Manchester tops league table for having cars parked on pavements

Let that be a warning to you. Image: Getty.

Here’s one for the Mancunian civic pride file: a poll published this week suggests that you are more likely to come across on-pavement parking in Manchester than in any other UK city.

The poll, commissioned by charity Guide Dogs, asked residents of 10 cities across England and Wales how often they came across cars parked on the pavement.

Manchester topped the list of cities surveyed, with 61 per cent of respondents said that there were often cars parked on the pavement on the street where they live. Unsurprisingly the tighter parking restrictions make cars on pavements a rarer sight in the city centre – but even there, 39 per cent said that they often or always experience the problem.

Here’s the list of ten cities in full, ranging from most to least prevalent in the pavement parking league table:

1. Manchester

2.  Liverpool

3.  Cambridge

4.  Cardiff

5.  Birmingham

6.  Sheffield

7.  Newcastle

8.  Bristol

9.  Leeds

10. Southampton

Even in sunny Southampton, though, just 37 per cent of those surveyed said that cars were regularly parked in the residential streets around them, and 27 per cent in the city centre.

The poll came on the eve of a parliamentary debate which proposes to introduce new restrictions on pavement parking.

“Badly parked cars are forcing people living with sight loss to step out into the road and putting them in danger just because people park on pavements,” said a Guide Dogs representative. Just four out of ten surveyed considered the ability of pedestrians to get past their vehicle as important when deciding to park.

For the record, pavement parking has been banned in London for 40 years – save for certain loading and other allowances.

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As EU funding is lost, “levelling up” needs investment, not just rhetoric

Oh, well. Image: Getty.

Regional inequality was the foundation of Boris Johnson’s election victory and has since become one of the main focuses of his government. However, the enthusiasm of ministers championing the “levelling up” agenda rings hollow when compared with their inertia in preparing a UK replacement for European structural funding.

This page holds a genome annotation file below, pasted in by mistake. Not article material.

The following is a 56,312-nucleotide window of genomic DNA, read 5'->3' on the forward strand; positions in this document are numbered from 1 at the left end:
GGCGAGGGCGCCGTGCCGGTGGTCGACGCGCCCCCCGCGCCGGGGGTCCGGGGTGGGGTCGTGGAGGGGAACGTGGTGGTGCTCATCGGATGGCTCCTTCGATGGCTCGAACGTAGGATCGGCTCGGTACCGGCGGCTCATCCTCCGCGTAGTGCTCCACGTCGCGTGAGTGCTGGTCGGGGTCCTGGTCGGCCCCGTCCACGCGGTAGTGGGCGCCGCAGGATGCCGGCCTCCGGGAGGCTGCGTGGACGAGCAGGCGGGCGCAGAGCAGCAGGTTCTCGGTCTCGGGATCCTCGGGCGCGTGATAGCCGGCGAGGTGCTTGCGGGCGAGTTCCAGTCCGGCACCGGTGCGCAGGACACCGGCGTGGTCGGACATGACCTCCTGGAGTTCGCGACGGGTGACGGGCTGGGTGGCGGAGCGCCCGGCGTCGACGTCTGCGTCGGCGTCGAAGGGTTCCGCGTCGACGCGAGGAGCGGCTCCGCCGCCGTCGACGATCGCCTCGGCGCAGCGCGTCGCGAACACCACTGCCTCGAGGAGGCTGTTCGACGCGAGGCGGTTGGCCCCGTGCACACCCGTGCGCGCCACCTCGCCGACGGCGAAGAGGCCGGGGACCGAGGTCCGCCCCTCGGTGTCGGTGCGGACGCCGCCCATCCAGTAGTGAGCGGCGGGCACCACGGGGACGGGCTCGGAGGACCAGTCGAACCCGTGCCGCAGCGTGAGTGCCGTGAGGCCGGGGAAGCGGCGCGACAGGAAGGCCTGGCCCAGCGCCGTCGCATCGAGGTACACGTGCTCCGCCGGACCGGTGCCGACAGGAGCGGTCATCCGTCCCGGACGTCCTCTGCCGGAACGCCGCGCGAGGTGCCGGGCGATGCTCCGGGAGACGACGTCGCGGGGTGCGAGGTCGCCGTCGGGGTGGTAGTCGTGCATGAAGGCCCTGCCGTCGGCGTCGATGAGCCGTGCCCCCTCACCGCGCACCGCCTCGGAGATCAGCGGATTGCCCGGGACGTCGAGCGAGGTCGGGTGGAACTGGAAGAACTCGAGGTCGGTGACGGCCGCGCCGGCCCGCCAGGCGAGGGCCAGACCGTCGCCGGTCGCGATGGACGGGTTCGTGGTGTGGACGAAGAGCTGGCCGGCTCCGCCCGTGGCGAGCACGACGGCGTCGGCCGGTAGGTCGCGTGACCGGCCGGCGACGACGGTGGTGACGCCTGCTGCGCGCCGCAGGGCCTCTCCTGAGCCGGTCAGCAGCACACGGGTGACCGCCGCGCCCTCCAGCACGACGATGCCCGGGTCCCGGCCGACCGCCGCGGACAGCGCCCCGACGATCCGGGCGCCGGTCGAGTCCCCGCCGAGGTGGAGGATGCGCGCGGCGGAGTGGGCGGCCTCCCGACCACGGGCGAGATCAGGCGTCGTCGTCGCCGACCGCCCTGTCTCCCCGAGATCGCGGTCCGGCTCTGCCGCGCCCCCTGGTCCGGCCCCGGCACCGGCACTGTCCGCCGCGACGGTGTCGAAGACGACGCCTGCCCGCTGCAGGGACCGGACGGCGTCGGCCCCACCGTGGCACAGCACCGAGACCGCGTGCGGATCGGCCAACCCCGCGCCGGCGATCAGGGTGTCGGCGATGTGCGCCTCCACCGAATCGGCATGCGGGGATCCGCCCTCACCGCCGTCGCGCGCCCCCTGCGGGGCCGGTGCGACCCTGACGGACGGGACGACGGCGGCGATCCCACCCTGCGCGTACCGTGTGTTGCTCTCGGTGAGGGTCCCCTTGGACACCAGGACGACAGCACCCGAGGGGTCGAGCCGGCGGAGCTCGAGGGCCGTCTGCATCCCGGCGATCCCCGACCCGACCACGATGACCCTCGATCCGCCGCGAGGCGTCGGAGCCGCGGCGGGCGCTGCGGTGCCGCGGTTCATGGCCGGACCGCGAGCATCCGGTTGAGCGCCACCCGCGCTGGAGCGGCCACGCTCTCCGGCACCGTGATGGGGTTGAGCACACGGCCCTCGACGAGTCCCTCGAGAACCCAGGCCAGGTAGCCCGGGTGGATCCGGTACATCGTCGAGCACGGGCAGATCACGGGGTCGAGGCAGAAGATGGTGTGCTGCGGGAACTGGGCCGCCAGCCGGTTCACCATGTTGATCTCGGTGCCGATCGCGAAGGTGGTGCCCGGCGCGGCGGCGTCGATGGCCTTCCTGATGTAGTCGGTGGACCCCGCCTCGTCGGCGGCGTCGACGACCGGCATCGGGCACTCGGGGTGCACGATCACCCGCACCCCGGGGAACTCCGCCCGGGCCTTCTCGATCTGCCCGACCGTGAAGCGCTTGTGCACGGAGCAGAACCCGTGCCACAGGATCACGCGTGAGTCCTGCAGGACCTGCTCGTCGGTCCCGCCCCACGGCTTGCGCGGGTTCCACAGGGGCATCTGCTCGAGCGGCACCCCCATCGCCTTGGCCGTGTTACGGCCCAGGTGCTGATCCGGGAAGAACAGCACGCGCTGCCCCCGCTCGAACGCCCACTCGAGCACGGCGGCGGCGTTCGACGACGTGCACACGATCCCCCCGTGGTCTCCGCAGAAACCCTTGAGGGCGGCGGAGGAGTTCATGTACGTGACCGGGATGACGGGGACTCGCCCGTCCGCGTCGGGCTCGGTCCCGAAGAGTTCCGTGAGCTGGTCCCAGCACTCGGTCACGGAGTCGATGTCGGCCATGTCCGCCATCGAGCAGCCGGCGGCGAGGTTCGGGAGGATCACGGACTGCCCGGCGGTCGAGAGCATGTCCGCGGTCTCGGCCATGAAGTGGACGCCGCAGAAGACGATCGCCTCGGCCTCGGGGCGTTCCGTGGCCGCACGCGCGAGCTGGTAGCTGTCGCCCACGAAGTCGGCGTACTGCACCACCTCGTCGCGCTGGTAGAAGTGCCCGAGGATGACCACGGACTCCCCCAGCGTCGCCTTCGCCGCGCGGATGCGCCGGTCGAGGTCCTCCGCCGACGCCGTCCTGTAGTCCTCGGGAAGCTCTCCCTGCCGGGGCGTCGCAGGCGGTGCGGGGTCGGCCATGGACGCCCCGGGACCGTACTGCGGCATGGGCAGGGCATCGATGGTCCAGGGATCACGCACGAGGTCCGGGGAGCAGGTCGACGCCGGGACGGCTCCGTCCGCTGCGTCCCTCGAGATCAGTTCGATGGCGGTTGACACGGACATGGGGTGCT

Local government, already bearing the brunt of severe funding cuts, relies on European funding to support projects that boost growth in struggling local economies and help people build skills and find secure work. Now that the UK has withdrawn its EU membership, councils’ concerns over how EU funds will be replaced from 2021 are becoming more pronounced.

Johnson’s government has committed to create a domestic structural funding programme, the UK Shared Prosperity Fund (UKSPF), to replace the European Structural and Investment Fund (ESIF). However, other than pledging that UKSPF will “reduce inequalities between communities”, it has offered few details on how funds will be allocated. A public consultation on UKSPF promised by May’s government in 2018 has yet to materialise.

The government’s continued silence on UKSPF is generating a growing sense of unease among councils, especially after the failure of successive governments to prioritise investment in regional development. Indeed, inequalities within the UK have been allowed to grow so much that the UK’s poorest region by EU standards (West Wales & the Valleys) has a GDP of 68 per cent of the average EU GDP, while the UK’s richest region (Inner London) has a GDP of 614 per cent of the EU average – an intra-national disparity that is unique in Europe. If the UK had remained a member of the EU, its number of ‘less developed’ regions in need of most structural funding support would have increased from two to five in 2021-27: South Yorkshire, Tees Valley & Durham and Lincolnshire joining Cornwall & Isles of Scilly and West Wales & the Valley. Ministers have not given guarantees that any region, whether ‘less developed’ or otherwise, will obtain the same amount of funding under UKSPF to which they would have been entitled under ESIF.

The government is reportedly contemplating changing the Treasury’s fiscal rules so public spending favours programmes that reduce regional inequalities as well as provide value for money, but this alone will not rebalance the economy. A shared prosperity fund like UKSPF has the potential to be the master key that unlocks inclusive growth throughout the country, particularly if it involves less bureaucracy than ESIF and aligns funding more effectively with the priorities of local people. 

In NLGN’s Community Commissioning report, we recommended that this funding should be devolved to communities directly to decide local priorities for the investment. By enabling community ownership of design and administration, the UK government would create an innovative domestic structural funding scheme that promotes inclusion in its process as well as its outcomes.

NLGN’s latest report, Cultivating Local Inclusive Growth: In Practice, highlights the range of policy levers and resources that councils can use to promote inclusive growth in their area. It demonstrates that, through collaboration with communities and cross-sector partners, councils are already doing sterling work to enhance economic and social inclusion. Their efforts could be further enhanced with a fund that learns lessons from ESIF’s successes and flaws: a UKSPF that is easier to access, designed and delivered by local communities, properly funded, and specifically targeted at promoting social and economic inclusion in regions that need it most. “Getting Brexit done” was meant to free up the government’s time to focus once more on pressing domestic priorities. “Getting inclusive growth done” should be at the top of any new to-do list.

Charlotte Morgan is senior researcher at the New Local Government Network.